Post World War II to the Present

In the wake of the expansion of the Texas Capital Complex to the north in the 1950s, a number of homes were purchased and moved to Keasbey Boulevard, south of 45th Street, to the west of Red River. Also moved from the capital neighborhood was the parsonage of the Swedish Central Methodist Church, no located at 700 Carolyn in the Harper Addition.

No single development better signifies the change in the locality than the coming of Hancock Shopping Center. It was Austin's first shopping mall, built in 1963, on the site of the back-nine holes of Hancock Golf Course. A feature in the Austin American-Statesman, "Life and Arts" section, March 9, 1997, author Han Stuever caught the 35-year significance of the facility in this way: "What was right about Hancock Center was wrong for the mall boom. Hancock was one-third the size of present-day suburban malls and it did not have a roof. Highland Mall came in 1970 and the flock followed. It was the right neighborhood at the wrong time." With the coming of the newest and one of the largest H.E.B. Grocery Stores in 1997, the center had clearly been re-established as a focal point for the community.

It was the proposed sale by the city of the original nine holes of the golf course that led to the creation of the Hancock Neighborhood Association in the summer of 1980. As H.N.A. Historian Elise Plumb Kidd wrote in the Hancock Neighborhood Association Newsletter in September 1996, "Residents and golfers city-wide arose in support of continuing the course, not only for the sport itself, but also to ensure that this inner city treasure would continue as a beautiful greenbelt. H.N.A. flourished for many years with frequent meetings and excellent programs. After years of inactivity, it was revived in 1995 and efforts to rebuild it are ongoing." The first president of H.N.A. was Charles Harker, followed by Jim Beauchamps, Don Weston, Bill Bevier, Russell Hur, and Bill King. Richard Thompson, the current President was elected in 1995. The H.N.A. continues to provide a forum for the sharing of information and of community concerns. In 1998 it also sponsored the first Pet Parade.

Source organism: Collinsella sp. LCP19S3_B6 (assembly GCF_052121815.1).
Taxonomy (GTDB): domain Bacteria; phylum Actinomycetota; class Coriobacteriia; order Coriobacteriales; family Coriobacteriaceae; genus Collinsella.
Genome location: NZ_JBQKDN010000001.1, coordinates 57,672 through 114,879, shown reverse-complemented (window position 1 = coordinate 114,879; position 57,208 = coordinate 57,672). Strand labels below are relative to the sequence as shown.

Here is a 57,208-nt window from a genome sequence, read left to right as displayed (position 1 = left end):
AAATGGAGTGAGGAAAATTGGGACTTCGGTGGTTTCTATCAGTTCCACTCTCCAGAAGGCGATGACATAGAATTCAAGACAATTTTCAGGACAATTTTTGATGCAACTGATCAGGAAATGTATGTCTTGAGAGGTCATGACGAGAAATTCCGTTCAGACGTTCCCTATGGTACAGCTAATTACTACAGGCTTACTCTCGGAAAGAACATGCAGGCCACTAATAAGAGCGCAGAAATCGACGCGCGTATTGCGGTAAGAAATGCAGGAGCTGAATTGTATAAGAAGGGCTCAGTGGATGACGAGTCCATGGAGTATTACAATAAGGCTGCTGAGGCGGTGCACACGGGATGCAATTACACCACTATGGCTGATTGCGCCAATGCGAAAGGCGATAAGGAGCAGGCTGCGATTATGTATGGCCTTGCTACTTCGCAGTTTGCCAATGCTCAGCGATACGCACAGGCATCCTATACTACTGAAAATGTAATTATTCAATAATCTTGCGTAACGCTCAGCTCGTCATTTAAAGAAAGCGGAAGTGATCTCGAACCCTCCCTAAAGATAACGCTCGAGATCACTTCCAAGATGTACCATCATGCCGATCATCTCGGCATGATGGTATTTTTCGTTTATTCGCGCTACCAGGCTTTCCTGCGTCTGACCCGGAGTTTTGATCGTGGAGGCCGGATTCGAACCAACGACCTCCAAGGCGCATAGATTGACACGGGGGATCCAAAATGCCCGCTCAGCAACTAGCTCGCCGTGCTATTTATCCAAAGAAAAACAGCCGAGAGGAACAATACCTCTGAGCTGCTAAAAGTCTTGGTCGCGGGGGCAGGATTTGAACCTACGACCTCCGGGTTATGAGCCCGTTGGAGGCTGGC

In addition to the H.N.A., there is a Hancock Recreation Center Advisory Board, which serves an auxiliary function, including sponsorship of the Hancock Holiday Candle Trail - now a seventeen year tradition.

The Hancock Recreation Center serves more than 15,000 people each year. Its programs include adult enrichment classes and support groups, dancing and fitness. Among the youth camps and classes is the Tiny Tots day care, which began in 1963. An After School Fun Club meets the needs of K-6th grade children from Robert E. Lee and Maplewood schools. Supervisor Kate Tanguis reports that the Center is the site of one or two weddings, receptions, or parties each weekend throughout the year.

It is the increase in traffic, to be generated by the future development of the Mueller Airport site to the east and by the proposed Cencor Triangle development to the west which continues to define issues addressed by The Association. The continuing challenge for those who live and work in the area is to preserve it as an urbane oasis for present and future generations.